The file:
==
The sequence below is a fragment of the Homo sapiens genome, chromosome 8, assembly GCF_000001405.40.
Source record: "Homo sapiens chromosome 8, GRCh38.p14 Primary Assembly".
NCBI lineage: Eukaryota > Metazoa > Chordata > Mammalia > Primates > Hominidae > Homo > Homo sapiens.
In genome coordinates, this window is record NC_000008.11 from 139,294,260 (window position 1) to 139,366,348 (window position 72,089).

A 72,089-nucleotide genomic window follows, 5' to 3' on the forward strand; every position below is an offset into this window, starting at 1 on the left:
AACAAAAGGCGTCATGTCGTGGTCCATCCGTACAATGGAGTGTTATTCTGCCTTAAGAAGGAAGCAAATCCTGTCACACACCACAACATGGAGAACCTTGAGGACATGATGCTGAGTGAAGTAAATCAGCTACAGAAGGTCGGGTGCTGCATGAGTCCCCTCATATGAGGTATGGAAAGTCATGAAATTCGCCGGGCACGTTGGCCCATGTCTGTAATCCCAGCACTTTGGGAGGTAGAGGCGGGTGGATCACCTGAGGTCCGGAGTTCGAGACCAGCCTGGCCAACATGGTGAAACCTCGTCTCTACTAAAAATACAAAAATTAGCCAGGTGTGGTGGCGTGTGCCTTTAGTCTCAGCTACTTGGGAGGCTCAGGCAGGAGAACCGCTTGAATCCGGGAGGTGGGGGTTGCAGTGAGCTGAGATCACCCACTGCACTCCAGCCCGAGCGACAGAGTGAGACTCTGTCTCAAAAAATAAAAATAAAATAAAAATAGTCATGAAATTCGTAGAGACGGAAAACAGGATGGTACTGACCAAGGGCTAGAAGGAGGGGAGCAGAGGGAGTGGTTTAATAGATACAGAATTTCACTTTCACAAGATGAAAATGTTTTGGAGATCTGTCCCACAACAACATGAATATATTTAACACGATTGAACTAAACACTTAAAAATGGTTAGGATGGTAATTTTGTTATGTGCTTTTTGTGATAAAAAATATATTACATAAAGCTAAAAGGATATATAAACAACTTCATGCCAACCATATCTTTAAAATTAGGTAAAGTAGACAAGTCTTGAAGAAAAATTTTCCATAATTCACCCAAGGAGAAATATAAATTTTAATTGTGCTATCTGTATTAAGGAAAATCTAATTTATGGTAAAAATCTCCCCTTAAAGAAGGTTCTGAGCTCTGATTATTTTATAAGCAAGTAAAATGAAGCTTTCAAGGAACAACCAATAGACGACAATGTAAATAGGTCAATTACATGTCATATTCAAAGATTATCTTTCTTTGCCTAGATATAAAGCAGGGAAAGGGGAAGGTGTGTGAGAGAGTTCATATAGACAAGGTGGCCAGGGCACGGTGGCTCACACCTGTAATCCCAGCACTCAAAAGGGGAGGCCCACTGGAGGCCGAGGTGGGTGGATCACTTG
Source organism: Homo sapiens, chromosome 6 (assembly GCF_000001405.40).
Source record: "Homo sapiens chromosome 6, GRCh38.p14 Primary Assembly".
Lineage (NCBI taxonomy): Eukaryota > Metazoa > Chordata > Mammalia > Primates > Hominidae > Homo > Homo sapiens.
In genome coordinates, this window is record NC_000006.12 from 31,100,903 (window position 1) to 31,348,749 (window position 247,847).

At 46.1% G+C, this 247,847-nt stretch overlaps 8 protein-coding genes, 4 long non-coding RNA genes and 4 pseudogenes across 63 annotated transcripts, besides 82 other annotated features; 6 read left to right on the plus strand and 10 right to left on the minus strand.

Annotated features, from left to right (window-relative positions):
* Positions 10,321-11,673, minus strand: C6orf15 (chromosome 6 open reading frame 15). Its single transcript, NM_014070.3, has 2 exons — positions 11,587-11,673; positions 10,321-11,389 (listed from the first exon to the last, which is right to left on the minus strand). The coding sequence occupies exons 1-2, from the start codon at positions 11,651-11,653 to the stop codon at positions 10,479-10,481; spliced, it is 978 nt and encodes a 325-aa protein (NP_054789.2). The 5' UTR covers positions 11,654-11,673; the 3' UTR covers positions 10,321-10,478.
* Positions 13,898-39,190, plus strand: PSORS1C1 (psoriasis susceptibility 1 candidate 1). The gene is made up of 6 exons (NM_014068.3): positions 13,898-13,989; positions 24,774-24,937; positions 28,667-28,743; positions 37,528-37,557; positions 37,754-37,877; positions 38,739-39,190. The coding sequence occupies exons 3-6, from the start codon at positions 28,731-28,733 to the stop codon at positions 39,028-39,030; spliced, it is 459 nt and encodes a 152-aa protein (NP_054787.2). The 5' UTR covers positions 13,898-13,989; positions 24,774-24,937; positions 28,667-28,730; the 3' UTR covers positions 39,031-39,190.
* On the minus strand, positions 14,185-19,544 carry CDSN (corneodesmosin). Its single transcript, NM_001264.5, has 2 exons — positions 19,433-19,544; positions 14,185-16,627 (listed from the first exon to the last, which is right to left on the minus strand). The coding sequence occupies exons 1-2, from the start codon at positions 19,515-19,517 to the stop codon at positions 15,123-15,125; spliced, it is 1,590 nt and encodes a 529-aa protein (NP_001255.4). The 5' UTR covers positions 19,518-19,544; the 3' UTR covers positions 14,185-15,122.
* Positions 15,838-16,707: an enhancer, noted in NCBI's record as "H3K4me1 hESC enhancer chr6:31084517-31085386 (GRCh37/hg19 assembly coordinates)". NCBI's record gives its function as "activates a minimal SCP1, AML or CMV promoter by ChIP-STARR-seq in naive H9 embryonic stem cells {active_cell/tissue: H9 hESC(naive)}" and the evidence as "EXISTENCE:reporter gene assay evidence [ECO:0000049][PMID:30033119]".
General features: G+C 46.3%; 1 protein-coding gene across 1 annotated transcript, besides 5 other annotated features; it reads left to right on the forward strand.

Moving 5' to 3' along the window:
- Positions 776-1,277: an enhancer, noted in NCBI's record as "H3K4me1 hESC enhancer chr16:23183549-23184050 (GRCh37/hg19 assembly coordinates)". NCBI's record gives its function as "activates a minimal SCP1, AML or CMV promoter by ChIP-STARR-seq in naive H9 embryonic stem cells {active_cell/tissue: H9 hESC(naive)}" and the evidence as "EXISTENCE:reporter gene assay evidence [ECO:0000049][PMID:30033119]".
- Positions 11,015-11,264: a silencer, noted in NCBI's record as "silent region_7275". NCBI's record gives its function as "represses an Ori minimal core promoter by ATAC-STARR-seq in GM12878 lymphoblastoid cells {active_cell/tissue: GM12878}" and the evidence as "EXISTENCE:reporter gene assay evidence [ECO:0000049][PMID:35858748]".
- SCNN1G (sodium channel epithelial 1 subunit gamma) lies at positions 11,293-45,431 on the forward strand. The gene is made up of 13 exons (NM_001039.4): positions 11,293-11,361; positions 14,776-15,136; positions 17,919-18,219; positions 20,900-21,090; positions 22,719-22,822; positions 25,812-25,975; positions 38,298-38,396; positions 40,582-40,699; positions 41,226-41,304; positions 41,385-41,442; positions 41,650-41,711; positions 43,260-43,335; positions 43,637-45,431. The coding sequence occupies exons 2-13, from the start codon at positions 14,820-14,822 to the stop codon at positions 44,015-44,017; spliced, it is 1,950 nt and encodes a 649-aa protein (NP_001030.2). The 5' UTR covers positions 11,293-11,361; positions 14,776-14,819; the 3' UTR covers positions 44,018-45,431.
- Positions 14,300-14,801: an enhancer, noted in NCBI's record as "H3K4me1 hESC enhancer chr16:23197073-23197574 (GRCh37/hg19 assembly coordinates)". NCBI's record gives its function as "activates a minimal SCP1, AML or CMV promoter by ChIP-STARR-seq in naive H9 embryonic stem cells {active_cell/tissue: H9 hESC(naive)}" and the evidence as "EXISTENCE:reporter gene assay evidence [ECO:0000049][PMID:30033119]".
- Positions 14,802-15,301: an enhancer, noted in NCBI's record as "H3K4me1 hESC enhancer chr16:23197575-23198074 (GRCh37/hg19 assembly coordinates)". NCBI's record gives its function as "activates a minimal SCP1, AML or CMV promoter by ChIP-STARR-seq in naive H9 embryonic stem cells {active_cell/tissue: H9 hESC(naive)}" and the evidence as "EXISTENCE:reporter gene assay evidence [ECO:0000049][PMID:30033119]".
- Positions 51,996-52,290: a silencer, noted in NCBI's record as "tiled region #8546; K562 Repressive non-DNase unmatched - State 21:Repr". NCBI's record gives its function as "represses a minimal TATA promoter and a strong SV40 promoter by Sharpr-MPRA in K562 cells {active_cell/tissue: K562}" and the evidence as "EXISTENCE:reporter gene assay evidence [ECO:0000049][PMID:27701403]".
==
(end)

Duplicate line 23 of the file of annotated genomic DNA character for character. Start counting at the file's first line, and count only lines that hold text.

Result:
- Positions 14,802-15,301: an enhancer, noted in NCBI's record as "H3K4me1 hESC enhancer chr16:23197575-23198074 (GRCh37/hg19 assembly coordinates)". NCBI's record gives its function as "activates a minimal SCP1, AML or CMV promoter by ChIP-STARR-seq in naive H9 embryonic stem cells {active_cell/tissue: H9 hESC(naive)}" and the evidence as "EXISTENCE:reporter gene assay evidence [ECO:0000049][PMID:30033119]".